About this Journal Submit a Manuscript Table of Contents
BioMed Research International
Volume 2013 (2013), Article ID 789184, 6 pages
http://dx.doi.org/10.1155/2013/789184
Research Article

The Effect of Apigenin on Pharmacokinetics of Imatinib and Its Metabolite N-Desmethyl Imatinib in Rats

1The First Affiliated Hospital of Wenzhou Medical University, Wenzhou 325000, China
2School of Pharmacy, Wenzhou Medical University, Wenzhou 325035, China
3Ningbo Municipal Hospital of Traditional Chinese Medicine, Ningbo 315010, China

Received 26 June 2013; Accepted 30 October 2013

Academic Editor: Graziano Onder

Copyright © 2013 Xian-yun Liu et al. This is an open access article distributed under the Creative Commons Attribution License, which permits unrestricted use, distribution, and reproduction in any medium, provided the original work is properly cited.

Abstract

The purpose of this study was to determine the effect of apigenin on the pharmacokinetics of imatinib and N-desmethyl imatinib in rats. Healthy male SD rats were randomly divided into four groups: A group (the control group), B group (the long-term administration of 165 mg/kg apigenin for 15 days), C group (a single dose of 165 mg/kg apigenin), and D group (a single dose of 252 mg/kg apigenin). The serum concentrations of imatinib and N-desmethyl imatinib were measured by HPLC, and pharmacokinetic parameters were calculated using DAS 3.0 software. The parameters of , , , , and for imatinib in group B were different from those in group A ( ). Besides, and in groups C and D differed distinctly from those in group A as well. The parameters of and for N-desmethyl imatinib in group C were significantly lower than those in group A ( ); however, compared with groups B and D, the magnitude of effect was modest. Those results indicated that apigenin in the short-term study inhibited the metabolism of imatinib and its metabolite N-desmethyl imatinib, while in the long-term study the metabolism could be accelerated.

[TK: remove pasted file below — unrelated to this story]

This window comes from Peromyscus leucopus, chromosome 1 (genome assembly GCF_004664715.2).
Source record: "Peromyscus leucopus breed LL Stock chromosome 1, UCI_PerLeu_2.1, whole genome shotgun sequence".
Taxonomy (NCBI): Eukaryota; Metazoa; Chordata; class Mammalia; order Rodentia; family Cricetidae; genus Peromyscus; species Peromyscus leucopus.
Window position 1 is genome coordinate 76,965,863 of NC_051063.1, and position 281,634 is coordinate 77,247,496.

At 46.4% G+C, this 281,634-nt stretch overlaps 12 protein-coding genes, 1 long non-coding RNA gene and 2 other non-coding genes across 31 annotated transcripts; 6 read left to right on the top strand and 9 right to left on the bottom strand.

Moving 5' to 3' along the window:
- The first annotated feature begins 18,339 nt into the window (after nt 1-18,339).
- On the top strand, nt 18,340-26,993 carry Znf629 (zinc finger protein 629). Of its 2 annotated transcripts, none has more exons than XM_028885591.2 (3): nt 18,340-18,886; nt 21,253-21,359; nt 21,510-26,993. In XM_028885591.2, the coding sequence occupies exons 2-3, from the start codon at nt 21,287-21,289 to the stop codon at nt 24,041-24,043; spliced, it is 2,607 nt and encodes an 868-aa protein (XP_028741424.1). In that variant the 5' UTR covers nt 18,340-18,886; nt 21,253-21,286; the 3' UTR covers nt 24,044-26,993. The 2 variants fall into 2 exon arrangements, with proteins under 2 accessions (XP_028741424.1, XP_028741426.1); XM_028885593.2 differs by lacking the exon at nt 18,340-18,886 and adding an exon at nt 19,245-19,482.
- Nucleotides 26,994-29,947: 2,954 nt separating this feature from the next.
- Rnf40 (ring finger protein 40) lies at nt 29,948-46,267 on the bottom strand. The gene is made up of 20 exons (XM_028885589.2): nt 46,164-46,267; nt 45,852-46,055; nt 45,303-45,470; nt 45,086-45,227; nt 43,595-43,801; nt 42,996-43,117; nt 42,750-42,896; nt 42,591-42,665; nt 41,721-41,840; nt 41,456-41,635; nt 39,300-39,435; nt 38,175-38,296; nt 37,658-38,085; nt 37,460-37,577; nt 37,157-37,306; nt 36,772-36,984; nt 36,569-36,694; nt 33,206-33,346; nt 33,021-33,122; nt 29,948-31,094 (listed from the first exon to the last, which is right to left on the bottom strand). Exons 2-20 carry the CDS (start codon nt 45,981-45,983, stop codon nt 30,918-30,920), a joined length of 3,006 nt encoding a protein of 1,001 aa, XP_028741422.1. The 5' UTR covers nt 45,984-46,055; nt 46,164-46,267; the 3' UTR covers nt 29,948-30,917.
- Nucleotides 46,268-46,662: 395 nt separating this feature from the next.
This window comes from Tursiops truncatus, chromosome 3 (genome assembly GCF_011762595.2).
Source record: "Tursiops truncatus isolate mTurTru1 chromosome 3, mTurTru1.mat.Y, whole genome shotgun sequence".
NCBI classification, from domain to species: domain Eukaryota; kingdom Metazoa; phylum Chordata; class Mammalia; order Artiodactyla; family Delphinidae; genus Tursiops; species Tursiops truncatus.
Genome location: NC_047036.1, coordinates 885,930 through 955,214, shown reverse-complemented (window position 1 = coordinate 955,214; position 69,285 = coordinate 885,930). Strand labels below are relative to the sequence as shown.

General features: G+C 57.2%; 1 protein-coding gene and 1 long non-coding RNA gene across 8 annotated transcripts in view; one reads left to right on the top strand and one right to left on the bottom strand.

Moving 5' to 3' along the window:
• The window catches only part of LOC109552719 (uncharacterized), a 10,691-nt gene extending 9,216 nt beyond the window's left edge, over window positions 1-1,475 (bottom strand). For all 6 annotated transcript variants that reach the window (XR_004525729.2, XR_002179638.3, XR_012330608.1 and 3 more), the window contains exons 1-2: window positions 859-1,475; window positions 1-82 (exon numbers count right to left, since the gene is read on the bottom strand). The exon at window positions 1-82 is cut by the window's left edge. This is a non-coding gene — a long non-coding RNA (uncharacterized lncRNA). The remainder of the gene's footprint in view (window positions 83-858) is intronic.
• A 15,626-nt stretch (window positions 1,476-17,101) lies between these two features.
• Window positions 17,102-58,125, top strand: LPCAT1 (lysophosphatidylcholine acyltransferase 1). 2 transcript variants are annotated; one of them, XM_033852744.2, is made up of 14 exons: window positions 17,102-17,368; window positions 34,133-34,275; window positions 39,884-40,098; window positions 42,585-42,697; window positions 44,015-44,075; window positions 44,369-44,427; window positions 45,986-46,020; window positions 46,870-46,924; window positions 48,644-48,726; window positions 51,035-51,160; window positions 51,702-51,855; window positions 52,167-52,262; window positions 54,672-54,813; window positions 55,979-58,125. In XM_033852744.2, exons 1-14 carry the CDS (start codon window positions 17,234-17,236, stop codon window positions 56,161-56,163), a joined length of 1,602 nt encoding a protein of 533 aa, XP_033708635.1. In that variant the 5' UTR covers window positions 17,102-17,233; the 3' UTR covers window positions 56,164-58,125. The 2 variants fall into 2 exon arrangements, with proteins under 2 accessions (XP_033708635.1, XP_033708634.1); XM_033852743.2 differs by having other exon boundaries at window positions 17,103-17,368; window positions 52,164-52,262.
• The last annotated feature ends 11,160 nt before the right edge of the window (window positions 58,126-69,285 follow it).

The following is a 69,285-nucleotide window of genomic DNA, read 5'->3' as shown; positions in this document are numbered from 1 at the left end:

1. Introduction

Imatinib (Figure 1(a)), as we know, is a phenylamino pyrimidine derivative and a member of a new class of drugs collectively known as signal transduction inhibitors which interferes with cellular proliferation and induces apoptosis of BCR-ABL cells [1]; also imatinib interferes with the receptor tyrosine kinases for platelet-derived growth factor (PDGF), stem cell factor (SCF), and c-Kit and inhibits PDGF and SCF-mediated cellular activity in vitro [2, 3].

fig1
Figure 1: Chemical structures of imatinib (a) and apigenin (b).

Imatinib mesylate is approved for the treatment of chronic myeloid leukemia (CML) in blast crisis [4], the accelerated phase of disease, or in the chronic phase of disease after not responding to interferon-α therapy. Studies are also being conducted to evaluate the drug in treating gastrointestinal (GI) stromal tumors (GIST, a form of sarcoma) [5], small-cell lung cancer, prostate cancer, and glioblastoma.

The major enzyme responsible for the metabolism of imatinib is CYP3A4. Other cytochrome P450 enzymes, such as CYP1A2, CYP2D6, CYP2C9, and CYP2C19, play a minor role in its metabolism. N-Demethylated piperazine derivative, which is the major circulating metabolite of imatinib, possesses in vitro activity comparable to that of imatinib [6].

Apigenin is a common flavonoid presented in a variety of plants, vegetables, fruits, and herbs, some of which are widely marketed as dietary and herbal supplements [711]. As an antiaggregatory, antioxidant, antibacterial, and hypertension prevention substance [1214], the chemical structure of apigenin is showed in Figure 1(b). In addition, apigenin, to some extent, is a potent inhibitor of the cytochrome P450 (CYP) enzyme system [1517] which is responsible for the metabolism of considerable pharmaceutical drugs.